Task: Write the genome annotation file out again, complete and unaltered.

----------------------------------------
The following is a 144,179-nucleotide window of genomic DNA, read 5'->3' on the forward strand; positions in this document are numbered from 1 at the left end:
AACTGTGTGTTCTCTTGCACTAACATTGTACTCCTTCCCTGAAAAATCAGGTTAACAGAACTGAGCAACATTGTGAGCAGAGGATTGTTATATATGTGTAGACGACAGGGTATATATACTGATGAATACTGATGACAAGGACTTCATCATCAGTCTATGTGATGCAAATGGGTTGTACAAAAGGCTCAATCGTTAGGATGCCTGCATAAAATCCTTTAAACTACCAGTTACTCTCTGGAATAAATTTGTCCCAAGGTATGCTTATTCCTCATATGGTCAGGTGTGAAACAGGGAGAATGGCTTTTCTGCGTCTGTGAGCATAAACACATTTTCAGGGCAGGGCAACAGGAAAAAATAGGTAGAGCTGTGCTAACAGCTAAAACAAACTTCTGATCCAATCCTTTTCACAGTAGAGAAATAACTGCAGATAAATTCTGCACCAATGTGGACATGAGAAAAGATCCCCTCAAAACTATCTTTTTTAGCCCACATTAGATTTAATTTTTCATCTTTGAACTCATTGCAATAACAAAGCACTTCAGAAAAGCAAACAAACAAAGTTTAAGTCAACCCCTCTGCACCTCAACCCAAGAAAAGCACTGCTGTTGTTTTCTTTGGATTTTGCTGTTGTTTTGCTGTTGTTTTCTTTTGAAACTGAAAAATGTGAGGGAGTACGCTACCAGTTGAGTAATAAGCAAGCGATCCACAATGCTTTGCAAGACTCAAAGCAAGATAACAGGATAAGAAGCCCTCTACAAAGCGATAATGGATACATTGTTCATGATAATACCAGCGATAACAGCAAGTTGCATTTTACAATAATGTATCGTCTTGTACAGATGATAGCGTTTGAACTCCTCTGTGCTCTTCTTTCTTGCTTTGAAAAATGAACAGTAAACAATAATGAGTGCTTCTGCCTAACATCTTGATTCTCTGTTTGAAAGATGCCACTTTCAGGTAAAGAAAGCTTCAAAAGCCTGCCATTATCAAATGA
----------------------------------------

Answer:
The following is a 144,179-nucleotide window of genomic DNA, read 5'->3' on the forward strand; positions in this document are numbered from 1 at the left end:
AACTGTGTGTTCTCTTGCACTAACATTGTACTCCTTCCCTGAAAAATCAGGTTAACAGAACTGAGCAACATTGTGAGCAGAGGATTGTTATATATGTGTAGACGACAGGGTATATATACTGATGAATACTGATGACAAGGACTTCATCATCAGTCTATGTGATGCAAATGGGTTGTACAAAAGGCTCAATCGTTAGGATGCCTGCATAAAATCCTTTAAACTACCAGTTACTCTCTGGAATAAATTTGTCCCAAGGTATGCTTATTCCTCATATGGTCAGGTGTGAAACAGGGAGAATGGCTTTTCTGCGTCTGTGAGCATAAACACATTTTCAGGGCAGGGCAACAGGAAAAAATAGGTAGAGCTGTGCTAACAGCTAAAACAAACTTCTGATCCAATCCTTTTCACAGTAGAGAAATAACTGCAGATAAATTCTGCACCAATGTGGACATGAGAAAAGATCCCCTCAAAACTATCTTTTTTAGCCCACATTAGATTTAATTTTTCATCTTTGAACTCATTGCAATAACAAAGCACTTCAGAAAAGCAAACAAACAAAGTTTAAGTCAACCCCTCTGCACCTCAACCCAAGAAAAGCACTGCTGTTGTTTTCTTTGGATTTTGCTGTTGTTTTGCTGTTGTTTTCTTTTGAAACTGAAAAATGTGAGGGAGTACGCTACCAGTTGAGTAATAAGCAAGCGATCCACAATGCTTTGCAAGACTCAAAGCAAGATAACAGGATAAGAAGCCCTCTACAAAGCGATAATGGATACATTGTTCATGATAATACCAGCGATAACAGCAAGTTGCATTTTACAATAATGTATCGTCTTGTACAGATGATAGCGTTTGAACTCCTCTGTGCTCTTCTTTCTTGCTTTGAAAAATGAACAGTAAACAATAATGAGTGCTTCTGCCTAACATCTTGATTCTCTGTTTGAAAGATGCCACTTTCAGGTAAAGAAAGCTTCAAAAGCCTGCCATTATCAAATGA